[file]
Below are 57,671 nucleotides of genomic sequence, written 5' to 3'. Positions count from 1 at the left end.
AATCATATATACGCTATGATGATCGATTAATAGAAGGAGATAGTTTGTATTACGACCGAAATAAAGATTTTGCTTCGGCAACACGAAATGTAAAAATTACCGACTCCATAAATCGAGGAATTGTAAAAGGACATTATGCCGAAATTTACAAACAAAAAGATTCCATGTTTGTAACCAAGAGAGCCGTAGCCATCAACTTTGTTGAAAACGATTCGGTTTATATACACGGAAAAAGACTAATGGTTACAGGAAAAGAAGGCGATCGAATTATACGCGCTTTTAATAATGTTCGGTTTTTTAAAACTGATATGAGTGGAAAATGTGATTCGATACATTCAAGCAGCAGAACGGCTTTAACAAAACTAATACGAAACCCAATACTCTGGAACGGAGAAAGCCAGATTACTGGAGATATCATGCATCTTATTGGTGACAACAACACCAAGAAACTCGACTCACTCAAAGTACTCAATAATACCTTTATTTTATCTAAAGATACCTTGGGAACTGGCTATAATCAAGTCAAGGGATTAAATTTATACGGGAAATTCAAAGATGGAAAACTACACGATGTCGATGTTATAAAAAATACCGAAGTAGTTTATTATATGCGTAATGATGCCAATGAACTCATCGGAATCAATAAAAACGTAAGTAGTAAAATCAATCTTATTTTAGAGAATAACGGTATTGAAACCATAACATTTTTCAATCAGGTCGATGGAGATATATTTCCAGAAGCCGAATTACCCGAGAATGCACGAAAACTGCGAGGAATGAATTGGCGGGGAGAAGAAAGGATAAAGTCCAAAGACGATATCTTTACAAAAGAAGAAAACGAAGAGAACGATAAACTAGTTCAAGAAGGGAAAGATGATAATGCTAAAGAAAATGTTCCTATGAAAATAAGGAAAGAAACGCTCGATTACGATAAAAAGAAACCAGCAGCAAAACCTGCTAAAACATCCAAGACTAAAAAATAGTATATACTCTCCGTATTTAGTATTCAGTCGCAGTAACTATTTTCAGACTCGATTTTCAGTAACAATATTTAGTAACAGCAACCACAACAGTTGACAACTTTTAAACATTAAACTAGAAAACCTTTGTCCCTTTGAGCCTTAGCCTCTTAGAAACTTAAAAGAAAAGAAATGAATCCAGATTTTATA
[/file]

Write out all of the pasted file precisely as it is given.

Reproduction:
Below are 57,671 nucleotides of genomic sequence, written 5' to 3'. Positions count from 1 at the left end.
AATCATATATACGCTATGATGATCGATTAATAGAAGGAGATAGTTTGTATTACGACCGAAATAAAGATTTTGCTTCGGCAACACGAAATGTAAAAATTACCGACTCCATAAATCGAGGAATTGTAAAAGGACATTATGCCGAAATTTACAAACAAAAAGATTCCATGTTTGTAACCAAGAGAGCCGTAGCCATCAACTTTGTTGAAAACGATTCGGTTTATATACACGGAAAAAGACTAATGGTTACAGGAAAAGAAGGCGATCGAATTATACGCGCTTTTAATAATGTTCGGTTTTTTAAAACTGATATGAGTGGAAAATGTGATTCGATACATTCAAGCAGCAGAACGGCTTTAACAAAACTAATACGAAACCCAATACTCTGGAACGGAGAAAGCCAGATTACTGGAGATATCATGCATCTTATTGGTGACAACAACACCAAGAAACTCGACTCACTCAAAGTACTCAATAATACCTTTATTTTATCTAAAGATACCTTGGGAACTGGCTATAATCAAGTCAAGGGATTAAATTTATACGGGAAATTCAAAGATGGAAAACTACACGATGTCGATGTTATAAAAAATACCGAAGTAGTTTATTATATGCGTAATGATGCCAATGAACTCATCGGAATCAATAAAAACGTAAGTAGTAAAATCAATCTTATTTTAGAGAATAACGGTATTGAAACCATAACATTTTTCAATCAGGTCGATGGAGATATATTTCCAGAAGCCGAATTACCCGAGAATGCACGAAAACTGCGAGGAATGAATTGGCGGGGAGAAGAAAGGATAAAGTCCAAAGACGATATCTTTACAAAAGAAGAAAACGAAGAGAACGATAAACTAGTTCAAGAAGGGAAAGATGATAATGCTAAAGAAAATGTTCCTATGAAAATAAGGAAAGAAACGCTCGATTACGATAAAAAGAAACCAGCAGCAAAACCTGCTAAAACATCCAAGACTAAAAAATAGTATATACTCTCCGTATTTAGTATTCAGTCGCAGTAACTATTTTCAGACTCGATTTTCAGTAACAATATTTAGTAACAGCAACCACAACAGTTGACAACTTTTAAACATTAAACTAGAAAACCTTTGTCCCTTTGAGCCTTAGCCTCTTAGAAACTTAAAAGAAAAGAAATGAATCCAGATTTTATA